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Seasonal Recipe and Beer Pairing: Beef and Guinness Stew

02/28/2018 12:07PM

Beef and Guinness Stew

2 tbsp. all-purpose flour

Salt and freshly ground black pepper

1 lb. 2 oz. stewing steak, cut in 2-inch chunks

2 tbsp. canola oil, plus extra as needed

2 large onions, chopped

2 large carrots, peeled and chopped

1 parsnip, peeled and chopped

8 oz. Guinness

34 oz. beef stock

1 small bunch fresh thyme

An Irish Country Cookbook by Patrick Taylor and Dorothy Tinman; Forge Books 2017, $32.99

 

Season the flour well with salt and pepper and coat the steak with the seasoned flour. Heat the oil in a Dutch oven or pan with a lid over medium-hot. Gradually add the meat to the hot oil and brown on all sides. Don’t add too much at a time. When all the meat has been browned, remove it from the Dutch oven to a plate. Add the onions, carrots, and parsnip and a little oil, if necessary, to the pan. Don’t worry about the brown caramelized remains of the meat, as this all adds to the flavor. Stir the vegetables around for a few minutes and then return the meat to the pan.

Add the Guinness and cook, stirring to scrape the remains from the bottom. Add the stock and the thyme and simmer slowly for 2-3 hours. Remove the lid and the thyme stalks and cook for a further 30 minutes or so (until the liquid has reduced by about half). Serve with Yorkshire pudding and colcannon (for the recipes, visit stylergbr.com). Serves 4.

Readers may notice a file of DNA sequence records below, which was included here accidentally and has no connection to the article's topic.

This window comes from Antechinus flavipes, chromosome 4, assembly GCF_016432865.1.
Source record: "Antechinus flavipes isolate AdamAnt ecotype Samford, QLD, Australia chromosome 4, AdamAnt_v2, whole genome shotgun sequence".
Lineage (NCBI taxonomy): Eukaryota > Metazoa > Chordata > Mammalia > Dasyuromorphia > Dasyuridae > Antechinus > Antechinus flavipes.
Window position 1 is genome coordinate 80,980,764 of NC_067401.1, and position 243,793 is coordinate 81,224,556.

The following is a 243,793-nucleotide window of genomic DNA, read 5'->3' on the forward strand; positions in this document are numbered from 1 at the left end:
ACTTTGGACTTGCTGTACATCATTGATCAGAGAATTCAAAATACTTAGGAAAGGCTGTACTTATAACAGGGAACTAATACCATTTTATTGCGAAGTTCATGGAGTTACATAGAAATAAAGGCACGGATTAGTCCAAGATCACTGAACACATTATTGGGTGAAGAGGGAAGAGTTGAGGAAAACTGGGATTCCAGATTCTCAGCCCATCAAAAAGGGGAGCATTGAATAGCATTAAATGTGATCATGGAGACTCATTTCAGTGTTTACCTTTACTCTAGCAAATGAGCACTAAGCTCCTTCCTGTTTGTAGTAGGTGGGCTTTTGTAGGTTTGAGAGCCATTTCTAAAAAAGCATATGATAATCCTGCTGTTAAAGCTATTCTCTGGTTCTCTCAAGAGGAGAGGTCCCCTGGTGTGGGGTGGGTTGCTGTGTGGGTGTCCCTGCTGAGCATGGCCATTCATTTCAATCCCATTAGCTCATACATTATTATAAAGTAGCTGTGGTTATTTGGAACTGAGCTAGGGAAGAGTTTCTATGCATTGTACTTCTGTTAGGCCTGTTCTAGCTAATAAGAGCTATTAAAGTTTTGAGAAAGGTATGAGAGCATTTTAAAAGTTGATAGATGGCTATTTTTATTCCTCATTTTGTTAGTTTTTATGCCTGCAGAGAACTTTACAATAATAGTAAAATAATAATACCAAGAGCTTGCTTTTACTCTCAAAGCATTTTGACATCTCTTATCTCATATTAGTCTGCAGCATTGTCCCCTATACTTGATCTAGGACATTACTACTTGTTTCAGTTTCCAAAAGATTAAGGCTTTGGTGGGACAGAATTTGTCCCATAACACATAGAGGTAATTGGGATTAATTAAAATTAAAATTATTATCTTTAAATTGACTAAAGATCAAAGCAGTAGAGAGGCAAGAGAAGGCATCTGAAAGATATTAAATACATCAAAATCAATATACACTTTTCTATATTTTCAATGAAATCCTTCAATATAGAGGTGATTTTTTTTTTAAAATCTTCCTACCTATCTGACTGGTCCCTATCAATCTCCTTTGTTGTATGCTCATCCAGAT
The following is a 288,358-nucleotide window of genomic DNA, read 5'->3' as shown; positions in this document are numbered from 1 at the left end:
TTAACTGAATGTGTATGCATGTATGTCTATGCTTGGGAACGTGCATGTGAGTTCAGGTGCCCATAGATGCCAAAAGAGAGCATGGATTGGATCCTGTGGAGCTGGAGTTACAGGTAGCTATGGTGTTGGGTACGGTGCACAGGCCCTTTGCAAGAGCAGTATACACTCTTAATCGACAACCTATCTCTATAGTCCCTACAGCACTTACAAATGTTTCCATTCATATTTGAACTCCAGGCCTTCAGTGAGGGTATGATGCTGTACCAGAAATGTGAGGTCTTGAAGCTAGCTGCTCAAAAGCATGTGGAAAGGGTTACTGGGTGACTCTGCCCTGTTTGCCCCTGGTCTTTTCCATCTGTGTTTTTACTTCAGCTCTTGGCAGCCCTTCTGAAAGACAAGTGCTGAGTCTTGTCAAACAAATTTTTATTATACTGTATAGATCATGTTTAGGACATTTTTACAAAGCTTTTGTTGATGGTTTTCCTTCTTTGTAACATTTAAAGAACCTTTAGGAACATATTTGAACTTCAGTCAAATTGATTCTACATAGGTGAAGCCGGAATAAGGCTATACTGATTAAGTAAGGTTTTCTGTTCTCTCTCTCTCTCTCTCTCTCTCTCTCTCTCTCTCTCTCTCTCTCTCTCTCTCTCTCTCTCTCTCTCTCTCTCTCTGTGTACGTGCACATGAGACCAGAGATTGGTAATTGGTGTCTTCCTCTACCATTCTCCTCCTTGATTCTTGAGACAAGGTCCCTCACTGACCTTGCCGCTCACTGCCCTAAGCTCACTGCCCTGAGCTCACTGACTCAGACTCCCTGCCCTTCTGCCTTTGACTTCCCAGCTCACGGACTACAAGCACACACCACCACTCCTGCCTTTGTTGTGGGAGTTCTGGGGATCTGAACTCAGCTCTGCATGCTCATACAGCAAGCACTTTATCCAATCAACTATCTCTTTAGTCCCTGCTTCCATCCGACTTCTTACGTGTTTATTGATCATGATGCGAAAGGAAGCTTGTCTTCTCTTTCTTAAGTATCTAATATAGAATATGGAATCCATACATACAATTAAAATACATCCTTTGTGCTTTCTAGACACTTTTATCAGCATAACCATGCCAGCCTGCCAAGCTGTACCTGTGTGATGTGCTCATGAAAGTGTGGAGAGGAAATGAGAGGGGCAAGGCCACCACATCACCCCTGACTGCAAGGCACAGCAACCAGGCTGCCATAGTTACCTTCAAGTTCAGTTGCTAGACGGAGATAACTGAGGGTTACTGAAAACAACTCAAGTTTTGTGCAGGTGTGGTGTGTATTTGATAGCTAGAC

Author’s Note: I like to make the stew the previous day, because I think it improves the flavor.


Colcannon

From the Irish “cál ceannann” meaning “white-headed cabbage.” In some parts of Scotland, it’s called rumbledethumps.

1-3/4 lb. floury potatoes, peeled and quartered

4 oz. curly kale or spring cabbage

1 bunch scallions

4 oz. butter

2 slices bacon, cooked and chopped (optional)

Salt and freshly ground black pepper

Chopped fresh parsley and chives

Boil the potatoes for about 15 minutes until just soft. Drain them and dry over the residual heat on the stovetop. Blanch the kale for 1 minute. Drain, then dry in a clean tea towel or on paper towels and roughly chop with the scallion (or pulse the kale and scallions in a blender for about 10 seconds).

Mash the potatoes with a potato masher (not the food processor) and add most of the butter. Stir in the kale, scallions, and bacon (if using) and season with salt and pepper to taste. Make a well in the center and drop in the remaining butter. Sprinkle chopped parsley and chives on top and serve. Serves 4-6.


Yorkshire Pudding

Yorkshire pudding is traditionally served with roast beef and is a similar batter to that used in the Toad in the Hole recipe. In poorer families, both, indeed, had a similar purpose. With the Toad, the intention was to make a small amount of meat stretch a bit further, while the Yorkshire pudding was often served before the meat course, thus providing a cheap way to take the edge off of the appetite and make the more expensive meat go further. In poorer households, the Yorkshire pudding served with gravy was often the only course.